America’s largest retailer is expanding more aggressively into the insurance market, hoping to become the go-to place for all your health care needs. But the store is far from the only place to get your coverage questions answered.

Want help choosing a health insurance plan? Superstore Walmart bets that many consumers do—and that they are willing to visit a big-box store for guidance.

There is still a huge opportunity to educate the growing individual healthcare market about buying direct. Many do not know that unless they qualify for assistance through the ACA they do not necessarily need to buy their policies on the exchanges. Comparison websites can further add to the confusion in that they also list details for both types of plans, on and off exchange.   With confusion comes opportunity. And by learning about how Walmart is selling today, you may just get an edge on how to market directly to this valuable audience.

Walmart’s Offering

Walmart first teamed up with the health comparison website DirectHealth.com to house insurance agents it stores last October. They now are offering health care assistance in 2,700 of its 4,300 U.S. stores. The way it works is agents sign up to have assigned time slots in the store and  are available in store to help shoppers understand and compare individual insurance plans as well as private Medicare plans, including drug, supplemental, and Advantage policies. So what does this marketplace look like? Walmart’s face-to-face help can help with an individual or Medicare plan and currently offers individual plans from 300 carriers, and Medicare plans from 13 firms.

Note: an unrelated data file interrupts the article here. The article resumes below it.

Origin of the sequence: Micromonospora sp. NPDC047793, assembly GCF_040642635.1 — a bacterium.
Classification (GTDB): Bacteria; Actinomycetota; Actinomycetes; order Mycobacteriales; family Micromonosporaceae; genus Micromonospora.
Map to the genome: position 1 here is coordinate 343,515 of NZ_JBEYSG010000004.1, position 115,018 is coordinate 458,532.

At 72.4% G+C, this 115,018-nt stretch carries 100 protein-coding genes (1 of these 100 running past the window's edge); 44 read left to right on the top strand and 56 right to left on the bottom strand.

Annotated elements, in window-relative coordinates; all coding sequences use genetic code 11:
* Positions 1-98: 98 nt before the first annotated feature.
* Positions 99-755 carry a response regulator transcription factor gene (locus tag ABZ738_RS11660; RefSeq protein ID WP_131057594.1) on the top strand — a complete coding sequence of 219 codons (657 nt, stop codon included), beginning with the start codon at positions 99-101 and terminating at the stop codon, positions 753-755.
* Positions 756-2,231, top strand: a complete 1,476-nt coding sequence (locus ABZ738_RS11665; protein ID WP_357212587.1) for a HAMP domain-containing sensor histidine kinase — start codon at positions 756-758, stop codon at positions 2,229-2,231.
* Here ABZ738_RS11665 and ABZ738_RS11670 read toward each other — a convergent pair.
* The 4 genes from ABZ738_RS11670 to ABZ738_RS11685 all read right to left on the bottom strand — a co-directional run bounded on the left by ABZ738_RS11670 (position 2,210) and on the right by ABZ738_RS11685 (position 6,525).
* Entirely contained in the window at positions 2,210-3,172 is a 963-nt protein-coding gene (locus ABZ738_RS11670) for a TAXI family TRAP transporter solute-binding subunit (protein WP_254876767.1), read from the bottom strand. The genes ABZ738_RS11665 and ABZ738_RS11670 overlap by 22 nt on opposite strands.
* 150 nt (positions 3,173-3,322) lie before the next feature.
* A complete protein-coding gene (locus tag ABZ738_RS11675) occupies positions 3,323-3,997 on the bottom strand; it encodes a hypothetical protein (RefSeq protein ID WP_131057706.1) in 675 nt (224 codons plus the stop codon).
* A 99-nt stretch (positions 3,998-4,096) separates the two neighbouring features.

This actually isn’t new to Walmart. Since 2005, Walmart has hosted insurance agents from individual insurers in some stores to answer questions and enroll customers in health plans. This new program expands on that offering. “For years, our customers have told us that there is too much complexity when it comes to understanding their health insurance options,” said Labeed Diab, president of Walmart’s U.S. health and wellness group.

With the current enrollment period quick approaching, agents will be in stores this October through December, a timeframe that captures the kick-off of the annual enrollment periods for both individual health plans and private Medicare policies.  And many agents are clamoring to do so, with several insurance information sites (like Insurance Networking News) touting the benefits and earning potential. That very website was recently promoting that for only $250 and you can sell Medicare at Walmart, with the message that you can market your business in  their “high-traffic retail location while representing the carriers of your choice” (and citing that more than 2,000 Walmart stores are now available).

A bid for more health care business

This move isn’t the first time Walmart has dabbled in health care. The company has been slowly adding retail clinics to many of its locations, letting shoppers get primary care such at the store. Walmart’s total number of clinics, though, falls far short of what pharmacy chains CVS or Walgreens offer.